The Queen's land and property empire has fallen in value by £552.5million after a sudden drop in rental income from shops hit by coronavirus lockdown.
Regents Street and St James's in London as well as retail parks across the country are included in the Crown Estates.
It has been revalued at £13.4billion in annual results published today - after a tough year for retail sales, reported the Guardian.
Figures also showed a profit of £345million in the year up until March 31, when the UK went into a nationwide lockdown to try to stem the spread of Covid-19.
The Queen's crown estates have been revalued at £13.4billion in annual results published today - after a tough year for retail sales. Pictured, Queen Elizabeth on July 17
The early profit, which was up 0.4 per cent from last year, suggested the value of the estates would have risen if not for the impact of coronavirus.
All profits are handed to the Treasury which then passes 25 per cent of the funds back to the royal family in the form of the Sovereign Grant.
But the difficult financial year has left the Crown Estate making staggered payments to the Treasury to ensure it has enough revenue reserves to support itself.
Regents Street and St James's in London as well as retail parks across the country are included in the Crown Estates. Pictured, Regents Street in London in March
The Crown Estates has so far collected 52 per cent of rents from retail tenants in central London and 53 per cent outside the capital this year.
The rental income from officers in central London in 88 per cent.
Dan Labbad, the Crown Estate's chief executive, said the country's retail parks were slowly recovering.
'We've seen most of our retail and food and beverage come back and want to open where they are still trading.
The St James's area of Westminster is also included within the Crown Estates. Rental incomes have fallen as footfall stagnated amid lockdown
'There have been a number of CVAs [company voluntary arrangements] and administrations,' he said.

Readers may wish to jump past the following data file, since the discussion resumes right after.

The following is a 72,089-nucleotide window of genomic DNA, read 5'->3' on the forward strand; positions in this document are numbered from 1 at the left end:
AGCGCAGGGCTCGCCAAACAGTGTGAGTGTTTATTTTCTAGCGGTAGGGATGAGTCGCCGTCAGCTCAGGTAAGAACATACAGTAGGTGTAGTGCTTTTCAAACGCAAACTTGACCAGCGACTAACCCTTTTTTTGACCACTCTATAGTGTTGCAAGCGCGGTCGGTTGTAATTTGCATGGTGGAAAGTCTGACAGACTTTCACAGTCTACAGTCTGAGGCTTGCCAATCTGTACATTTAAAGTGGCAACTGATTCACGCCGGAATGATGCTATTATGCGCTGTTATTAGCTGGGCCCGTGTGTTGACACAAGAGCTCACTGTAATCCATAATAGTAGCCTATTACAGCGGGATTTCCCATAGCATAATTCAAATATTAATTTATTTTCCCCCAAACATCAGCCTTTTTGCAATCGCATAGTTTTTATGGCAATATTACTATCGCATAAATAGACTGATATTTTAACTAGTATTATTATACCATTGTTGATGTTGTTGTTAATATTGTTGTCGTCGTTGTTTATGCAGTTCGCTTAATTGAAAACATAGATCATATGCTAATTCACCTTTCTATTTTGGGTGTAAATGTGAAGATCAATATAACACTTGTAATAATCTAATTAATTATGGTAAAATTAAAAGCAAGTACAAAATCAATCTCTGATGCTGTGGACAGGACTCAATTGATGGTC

Company Voluntary Arrangements involve coming to an agreement over how best to settle debts. This could include paying only a proportion of the amount that a company owes to creditors.
Its annual report reads: 'The current economic and market disruption has led us to take the precaution, with the agreement of the Treasury, of implementing a staged process for the payment of the whole of our net revenue profit.
'As we cannot draw on our capital account to cover operating expenses, this step has been taken to ensure that we have sufficient revenue reserves given the current reduction in rental receipts.
'Following a careful review of the viability and going concern position, of the £345.0 million net revenue profit, a first payment of £87.0 million was made to the Treasury on 21 July 2020, with further payments to follow as trading conditions develop.
'Our resilient capital structure, established to operate in perpetuity and with no debt, gives us confidence that we can continue to invest for the long term.'
Mr Labbad said London's West End was 'slowly filling up again' following the Government's successful Eat Out To Help Out scheme.
What land in the UK is owned by Crown Estates?
The Crown Estates' income comes from rents paid by a number of retail outlets across the UK. Other funds may come from interests in agricultural land and forests.
Shopping centres owned by the crown include:
The Crown Estate owns virtually all of the UK's seabed to the 12-nautical-mile (22 km) limit.
Holdings consist of around 116,000 hectares (287,000 acres) of agricultural land and forests, together with minerals and residential and commercial property.
In 2002 The Crown Estate started a £1 billion investment programme to improve Regent Street. They are also investing £500 million in St James's, including a number of major redevelopments.